In one embodiment, the present invention provides a five-amino acid peptide “tail” capable of linking or conjugating a molecule X to a silk molecule or fibroin when the molecule X is attached to the tail. In one embodiment, the tail peptide comprises of hydrophobic and/or apolar amino acid residues. In another embodiment, the tail peptide comprises of amino acid residues capable of hydrogen bonding and/or covalent bonding. In other embodiments, the tail peptide comprises any of the twenty conventional standard amino acid residues.
In one embodiment, the five-amino acid peptide “tail” comprises amino acid residues that are part hydrophobic (i.e. the part of the side-chain nearest to the protein main-chain), for e.g. arginine and lysine.
In one embodiment, the five-amino acid peptide “tail” is separated from a molecule X by a spacer peptide. The length of the space peptide can be of variable length.
In one embodiment, the molecule X is any biological molecule or fragment thereof. In other embodiments, the molecule X is any recombinant, synthetic, or non-native polymeric compounds. Basically, a molecule X is any entity, natural or synthetic, that can be useful and can be use in the context of silk hydrogels.
In one embodiment, the present invention provides a synthetic molecule having the formula: (molecule X)n-(spacer peptide)0-300-(tail)-NH2 for linking with silk molecule or fibroin, wherein “n” is a whole integer ranging from 1-30, and wherein the amino acid residues of the spacer ranges from 0-300.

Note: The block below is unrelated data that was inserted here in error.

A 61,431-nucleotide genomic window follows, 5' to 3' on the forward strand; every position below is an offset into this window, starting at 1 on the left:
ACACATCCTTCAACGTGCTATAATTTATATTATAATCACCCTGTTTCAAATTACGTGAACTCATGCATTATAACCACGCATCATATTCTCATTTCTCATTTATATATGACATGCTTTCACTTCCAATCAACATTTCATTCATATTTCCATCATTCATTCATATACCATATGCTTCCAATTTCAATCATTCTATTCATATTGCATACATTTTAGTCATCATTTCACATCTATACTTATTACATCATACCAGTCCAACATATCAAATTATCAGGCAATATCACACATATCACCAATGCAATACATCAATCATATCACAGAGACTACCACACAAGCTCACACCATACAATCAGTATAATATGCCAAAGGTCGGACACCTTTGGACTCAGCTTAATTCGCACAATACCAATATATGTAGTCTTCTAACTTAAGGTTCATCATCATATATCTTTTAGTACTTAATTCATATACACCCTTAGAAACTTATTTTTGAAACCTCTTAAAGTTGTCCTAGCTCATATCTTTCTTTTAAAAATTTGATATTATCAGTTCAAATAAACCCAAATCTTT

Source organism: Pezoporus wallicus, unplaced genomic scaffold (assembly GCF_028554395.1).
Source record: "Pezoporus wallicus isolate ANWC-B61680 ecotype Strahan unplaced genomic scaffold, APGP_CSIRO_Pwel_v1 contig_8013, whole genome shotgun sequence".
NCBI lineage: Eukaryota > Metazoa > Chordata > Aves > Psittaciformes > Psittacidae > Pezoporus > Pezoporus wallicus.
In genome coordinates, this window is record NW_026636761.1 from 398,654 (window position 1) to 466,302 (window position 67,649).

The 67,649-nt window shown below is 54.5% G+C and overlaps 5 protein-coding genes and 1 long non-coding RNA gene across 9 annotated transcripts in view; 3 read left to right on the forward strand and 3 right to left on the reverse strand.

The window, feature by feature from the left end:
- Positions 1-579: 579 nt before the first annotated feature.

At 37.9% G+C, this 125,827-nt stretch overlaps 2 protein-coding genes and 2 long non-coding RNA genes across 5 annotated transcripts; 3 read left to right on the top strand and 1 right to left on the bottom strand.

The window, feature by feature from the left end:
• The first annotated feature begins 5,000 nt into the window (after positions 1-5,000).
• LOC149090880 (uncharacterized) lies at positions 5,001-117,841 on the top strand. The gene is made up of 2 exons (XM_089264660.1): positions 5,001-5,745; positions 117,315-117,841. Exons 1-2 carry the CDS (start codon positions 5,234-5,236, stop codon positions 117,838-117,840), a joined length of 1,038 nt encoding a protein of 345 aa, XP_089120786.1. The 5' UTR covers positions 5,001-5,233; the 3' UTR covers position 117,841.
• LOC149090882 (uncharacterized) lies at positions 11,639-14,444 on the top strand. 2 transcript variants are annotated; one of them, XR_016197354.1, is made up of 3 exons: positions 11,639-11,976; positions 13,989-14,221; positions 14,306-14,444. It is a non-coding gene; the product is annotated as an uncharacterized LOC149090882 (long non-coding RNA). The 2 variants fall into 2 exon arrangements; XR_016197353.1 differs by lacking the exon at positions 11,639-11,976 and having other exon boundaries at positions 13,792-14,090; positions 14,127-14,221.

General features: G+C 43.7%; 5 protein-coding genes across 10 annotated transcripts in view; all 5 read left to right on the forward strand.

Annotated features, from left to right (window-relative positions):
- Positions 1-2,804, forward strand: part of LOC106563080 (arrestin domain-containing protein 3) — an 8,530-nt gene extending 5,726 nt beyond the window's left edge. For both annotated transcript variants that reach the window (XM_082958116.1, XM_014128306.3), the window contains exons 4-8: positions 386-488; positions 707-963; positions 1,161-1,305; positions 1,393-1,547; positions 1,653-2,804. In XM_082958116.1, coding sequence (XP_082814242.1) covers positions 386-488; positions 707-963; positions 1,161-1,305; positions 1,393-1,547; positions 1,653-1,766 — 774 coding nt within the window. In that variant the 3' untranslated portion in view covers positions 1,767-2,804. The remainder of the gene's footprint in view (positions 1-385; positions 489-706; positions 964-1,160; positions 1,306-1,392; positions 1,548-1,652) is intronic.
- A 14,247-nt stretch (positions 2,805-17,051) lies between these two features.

In one embodiment, the invention provides a method of conjugating a molecule X to a silk molecule or fibroin comprising mixing a synthetic molecule having the formula: (molecule X)n-(spacer peptide)0-300-(tail)-NH2 with a silk molecule or fibroin or silk solution, wherein “n” is a whole integer ranging from 1-30, and wherein the amino acid residues of the spacer ranges from 0-300.
DESCRIPTION OF THE DRAWINGS
FIG. 1 illustrates the impact of 23RGD on the gelation times of silk hydrogels manufactured under various circumstances for example without enhancers or with a water/23RGD enhancer (FIG. 1A), or with an ethanol enhancer or combined ethanol-23RGD enhancers (FIG. 1B). Depending upon the ratio of 23RGD to silk used and the specific enhancer solvents, the peptide may function as either an accelerant or decelerant of the process.